A disease once on its way to oblivion apparently is on the rise — and headed this way, say health officials locally and nationwide. So forget rumors you might have heard about vaccinations and make sure you and your children have had one.
That’s the message coming this week from health officials about a resurgence in cases of measles nationwide.
The Centers for Disease Control reported this month that measles has reached a 20-year high, and a big reason for the increase is a decrease in the number of people being vaccinated, especially children.
Pitt County Health Director John Morrow told The Daily Reflector that with measles’ virtual disappearance in years past, parents today are not aware of its potentially terrible effects.
That’s one reason they might not worry much about making sure their children receive the vaccine that would protect them.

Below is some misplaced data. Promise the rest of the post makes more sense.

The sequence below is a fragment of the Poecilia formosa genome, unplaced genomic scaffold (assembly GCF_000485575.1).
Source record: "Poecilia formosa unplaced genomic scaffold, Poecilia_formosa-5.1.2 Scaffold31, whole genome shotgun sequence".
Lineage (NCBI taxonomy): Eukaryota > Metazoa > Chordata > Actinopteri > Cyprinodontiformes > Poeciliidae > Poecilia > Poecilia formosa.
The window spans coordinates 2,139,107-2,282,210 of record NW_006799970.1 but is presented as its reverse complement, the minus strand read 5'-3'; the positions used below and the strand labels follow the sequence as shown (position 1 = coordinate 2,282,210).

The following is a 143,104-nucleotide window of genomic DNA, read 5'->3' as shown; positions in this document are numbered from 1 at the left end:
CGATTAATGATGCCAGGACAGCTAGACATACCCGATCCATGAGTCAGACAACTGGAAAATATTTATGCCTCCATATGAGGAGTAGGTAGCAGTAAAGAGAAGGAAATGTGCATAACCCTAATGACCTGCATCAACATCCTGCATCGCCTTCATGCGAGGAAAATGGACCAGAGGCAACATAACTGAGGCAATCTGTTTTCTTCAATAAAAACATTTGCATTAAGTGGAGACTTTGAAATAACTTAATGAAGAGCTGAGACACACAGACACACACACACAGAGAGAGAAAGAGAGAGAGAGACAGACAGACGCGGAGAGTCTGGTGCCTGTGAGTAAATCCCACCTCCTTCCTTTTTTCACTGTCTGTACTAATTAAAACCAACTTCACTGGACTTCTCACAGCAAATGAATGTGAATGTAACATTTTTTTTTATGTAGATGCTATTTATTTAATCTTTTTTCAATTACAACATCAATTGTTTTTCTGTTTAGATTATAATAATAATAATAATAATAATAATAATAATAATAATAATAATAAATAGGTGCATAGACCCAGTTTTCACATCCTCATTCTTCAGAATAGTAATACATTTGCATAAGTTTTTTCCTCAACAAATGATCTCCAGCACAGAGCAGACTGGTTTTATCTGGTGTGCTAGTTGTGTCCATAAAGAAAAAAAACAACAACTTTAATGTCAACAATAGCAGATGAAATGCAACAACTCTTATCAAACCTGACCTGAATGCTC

Morrow also cited a report that originated in England years ago as another reason for the decline in vaccinations. The report suggested that some of the ingredients in the vaccine could cause other childhood illnesses, including autism.
The researcher behind this report had falsified data, Morrow said, but by the time that became broadly known the rumor that the vaccine was harmful had “gone viral.”
As a result, the threat of a measles comeback today is real. In the last five months, measles has caused more U.S. illnesses than in any entire year since 1996, said the CDC. The disease spreads easily through the air and in a closed room infected droplets can linger for up to two hours after a sick person leaves.
There have been 16 outbreaks producing 397 cases of the highly contagious respiratory disease in 20 states, including nearby Virginia and Tennessee …
So vigilance and awareness are in order to head it off, and it’s certainly not too soon to vaccinate any who need protection from this unwanted visitor from the past.
Let’s just hope it’s not too late.
— The Daily Reflector, Greenville, North Carolina,